You should also think about whether it would make sense to rent out part of your garden on Airbnb through our other ways for getting extra money – with this option being popular among homeowners who live in rural areas where properties can stay empty for long periods while waiting to sell.
If you’re struggling to make ends meet, it’s worth considering different ways of budgeting and saving your money. Here are a few ideas on how you can do that:
- Saving by getting cashback through our other ways of earning extra is popular with people who use their credit cards abroad or online because they can get money back from the purchase.
- Saving by reducing your spending on essentials like food – this is popular with people who have cut down their calorie intake to lose weight and those trying to cut down debt because it’s cheaper than paying interest.
- Save for a rainy day fund that you can tap into when dealing with emergencies.
- Save for a goal – this can be something like saving up enough money for your child’s education or saving up so that you can buy some new clothes next season.
If none of these seems quite right, it could also pay to look at an alternative option that might give more flexibility and solution than what equity release offers.
Changing Your Employment
One option is to change your employment status and work for yourself. Then, when you can become self-employed, you will not have a boss telling you when to come in or go home because the hours of operation are determined by you and the income from any signed contracts.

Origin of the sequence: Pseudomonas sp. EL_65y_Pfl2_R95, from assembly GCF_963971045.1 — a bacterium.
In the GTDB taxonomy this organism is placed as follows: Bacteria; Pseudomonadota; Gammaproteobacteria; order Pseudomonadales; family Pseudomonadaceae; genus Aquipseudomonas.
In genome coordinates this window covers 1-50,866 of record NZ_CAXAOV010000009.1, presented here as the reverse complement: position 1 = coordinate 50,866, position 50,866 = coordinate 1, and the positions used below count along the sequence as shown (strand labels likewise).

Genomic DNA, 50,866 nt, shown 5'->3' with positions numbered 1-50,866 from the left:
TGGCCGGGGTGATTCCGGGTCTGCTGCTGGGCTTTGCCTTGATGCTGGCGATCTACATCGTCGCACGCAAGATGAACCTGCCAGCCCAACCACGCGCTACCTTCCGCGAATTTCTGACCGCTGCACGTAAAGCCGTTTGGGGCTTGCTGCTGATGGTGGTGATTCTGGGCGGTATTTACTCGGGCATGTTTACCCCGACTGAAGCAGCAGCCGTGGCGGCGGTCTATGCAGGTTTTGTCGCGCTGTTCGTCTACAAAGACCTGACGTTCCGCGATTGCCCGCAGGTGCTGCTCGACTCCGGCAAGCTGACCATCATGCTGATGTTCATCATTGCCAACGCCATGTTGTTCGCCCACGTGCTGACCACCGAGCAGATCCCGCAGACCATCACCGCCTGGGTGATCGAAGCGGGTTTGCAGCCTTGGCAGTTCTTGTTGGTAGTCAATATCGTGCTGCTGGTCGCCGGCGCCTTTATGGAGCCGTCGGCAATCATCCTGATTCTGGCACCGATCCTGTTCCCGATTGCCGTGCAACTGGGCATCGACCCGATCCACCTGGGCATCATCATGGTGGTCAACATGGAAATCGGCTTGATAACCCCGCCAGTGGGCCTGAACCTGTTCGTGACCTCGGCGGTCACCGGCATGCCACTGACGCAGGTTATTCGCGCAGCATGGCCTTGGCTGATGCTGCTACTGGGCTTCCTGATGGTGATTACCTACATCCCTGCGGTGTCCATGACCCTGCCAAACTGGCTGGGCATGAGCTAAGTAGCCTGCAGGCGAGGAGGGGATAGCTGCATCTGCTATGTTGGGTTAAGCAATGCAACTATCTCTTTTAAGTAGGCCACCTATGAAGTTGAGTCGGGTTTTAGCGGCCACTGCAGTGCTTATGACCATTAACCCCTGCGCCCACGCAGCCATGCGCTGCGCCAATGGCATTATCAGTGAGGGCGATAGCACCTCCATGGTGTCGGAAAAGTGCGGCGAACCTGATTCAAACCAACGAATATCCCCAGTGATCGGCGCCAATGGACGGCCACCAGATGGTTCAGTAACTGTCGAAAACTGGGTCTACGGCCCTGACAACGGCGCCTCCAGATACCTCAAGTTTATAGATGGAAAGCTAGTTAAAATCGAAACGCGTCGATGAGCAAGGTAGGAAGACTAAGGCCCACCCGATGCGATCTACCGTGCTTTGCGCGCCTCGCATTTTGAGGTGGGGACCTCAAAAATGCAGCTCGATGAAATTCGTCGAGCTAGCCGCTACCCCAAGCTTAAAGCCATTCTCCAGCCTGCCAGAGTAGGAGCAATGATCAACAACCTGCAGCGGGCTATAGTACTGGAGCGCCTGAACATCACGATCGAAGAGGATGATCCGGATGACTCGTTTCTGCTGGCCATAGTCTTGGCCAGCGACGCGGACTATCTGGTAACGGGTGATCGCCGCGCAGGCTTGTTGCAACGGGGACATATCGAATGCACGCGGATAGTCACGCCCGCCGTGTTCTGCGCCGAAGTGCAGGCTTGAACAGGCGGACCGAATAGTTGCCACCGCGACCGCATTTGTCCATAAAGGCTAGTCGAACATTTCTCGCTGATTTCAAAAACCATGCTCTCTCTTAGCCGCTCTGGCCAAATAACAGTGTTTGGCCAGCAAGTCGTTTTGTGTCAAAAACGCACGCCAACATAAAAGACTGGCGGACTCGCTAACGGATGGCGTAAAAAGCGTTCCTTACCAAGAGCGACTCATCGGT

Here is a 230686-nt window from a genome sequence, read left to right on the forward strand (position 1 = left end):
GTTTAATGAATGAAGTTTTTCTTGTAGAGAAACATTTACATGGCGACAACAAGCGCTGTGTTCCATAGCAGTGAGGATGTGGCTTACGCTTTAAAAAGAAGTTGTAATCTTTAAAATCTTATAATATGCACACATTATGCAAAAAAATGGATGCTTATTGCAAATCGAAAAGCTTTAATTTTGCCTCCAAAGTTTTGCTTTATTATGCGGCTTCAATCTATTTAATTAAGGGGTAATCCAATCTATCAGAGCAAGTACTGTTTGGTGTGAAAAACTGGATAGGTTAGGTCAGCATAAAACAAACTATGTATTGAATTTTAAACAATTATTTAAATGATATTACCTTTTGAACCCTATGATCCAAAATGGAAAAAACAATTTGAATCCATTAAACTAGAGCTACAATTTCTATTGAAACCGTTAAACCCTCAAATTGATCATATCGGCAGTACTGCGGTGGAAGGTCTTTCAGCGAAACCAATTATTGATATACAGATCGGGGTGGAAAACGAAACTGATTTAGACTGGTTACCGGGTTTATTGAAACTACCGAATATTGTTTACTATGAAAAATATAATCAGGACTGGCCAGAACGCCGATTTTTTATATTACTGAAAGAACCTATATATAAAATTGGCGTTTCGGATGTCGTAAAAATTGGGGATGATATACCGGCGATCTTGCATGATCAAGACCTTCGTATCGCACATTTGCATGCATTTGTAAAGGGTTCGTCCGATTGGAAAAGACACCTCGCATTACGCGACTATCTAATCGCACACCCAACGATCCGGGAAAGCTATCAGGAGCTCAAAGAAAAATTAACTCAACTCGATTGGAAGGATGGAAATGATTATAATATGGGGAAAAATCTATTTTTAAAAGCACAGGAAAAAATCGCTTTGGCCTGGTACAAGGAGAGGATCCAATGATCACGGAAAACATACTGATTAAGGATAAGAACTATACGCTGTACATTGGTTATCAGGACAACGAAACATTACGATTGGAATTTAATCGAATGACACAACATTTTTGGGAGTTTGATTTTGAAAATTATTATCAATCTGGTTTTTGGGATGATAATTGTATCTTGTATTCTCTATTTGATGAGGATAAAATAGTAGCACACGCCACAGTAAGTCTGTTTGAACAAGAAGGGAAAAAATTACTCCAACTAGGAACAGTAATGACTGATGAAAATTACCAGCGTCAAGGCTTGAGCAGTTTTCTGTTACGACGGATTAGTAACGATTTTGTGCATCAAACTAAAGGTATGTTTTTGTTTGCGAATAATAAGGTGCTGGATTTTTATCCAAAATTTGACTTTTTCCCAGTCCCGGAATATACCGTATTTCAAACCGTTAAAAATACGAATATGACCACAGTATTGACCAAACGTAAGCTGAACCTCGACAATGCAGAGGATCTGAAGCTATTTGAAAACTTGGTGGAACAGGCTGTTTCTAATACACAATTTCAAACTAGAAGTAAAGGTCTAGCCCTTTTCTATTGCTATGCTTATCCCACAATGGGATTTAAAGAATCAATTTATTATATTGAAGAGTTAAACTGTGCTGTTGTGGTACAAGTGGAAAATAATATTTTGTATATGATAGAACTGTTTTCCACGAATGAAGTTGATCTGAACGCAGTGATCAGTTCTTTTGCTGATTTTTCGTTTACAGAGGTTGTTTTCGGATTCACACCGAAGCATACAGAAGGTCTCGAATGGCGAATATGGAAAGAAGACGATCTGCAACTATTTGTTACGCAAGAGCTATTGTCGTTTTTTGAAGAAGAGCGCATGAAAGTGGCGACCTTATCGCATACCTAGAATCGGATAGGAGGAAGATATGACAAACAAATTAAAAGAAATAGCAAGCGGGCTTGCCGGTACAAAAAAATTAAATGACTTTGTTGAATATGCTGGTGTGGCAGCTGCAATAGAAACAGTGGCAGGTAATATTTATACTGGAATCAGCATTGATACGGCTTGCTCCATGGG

This could be an attractive alternative if equity release seems like too big a commitment, but there’s still pressure on people who are nearing retirement age, such as those who need money for their children’s education.
Another way of changing one’s employment status would be to find another employer with more flexibility concerning time, which may lead them to offer some sort of gradual retirement program.
You Don’t Have to Do Anything
Another alternative to equity release is not doing anything and just living off of what you have. This option would work best for those who are really into the idea of retiring but don’t want to give up any luxuries or the well-established lifestyle that they had before retirement.
They could simply wait until they need money, then take out an equity loan and pay it back with interest later on down the line. However, this might be too risky as there’s no guarantee that your savings will last long enough, so make sure you keep some kind of record to track how much cash flow was coming in versus going out each month.
You can learn more about what costs to expect should you consider equity release. Try our Equity Release Calculator.
Another option is to take out a pension. This would be the best alternative for couples who want to retire at different times and still live off their savings. They could get as much as they need from it and pay it back every month, just like taking equity release.
However, there are drawbacks in this plan, too, such as not being able to borrow more than 50% of the value of your pension, which might mean that you won’t be able to buy a house or move up into another property with enough land space for gardening without resorting to other options first – though this does depend on where you’re living right now so do check what limits apply before making any big decisions.
That was just the beginning,
Instead of selling their home to buy a lower-priced property, many retirees are choosing equity release. Equity releases allow them to use the value of their homes as collateral for personal loans they need without having to sell up and move elsewhere.
This is an excellent alternative if you’re considering retirement shortly and want some freedom with your finances.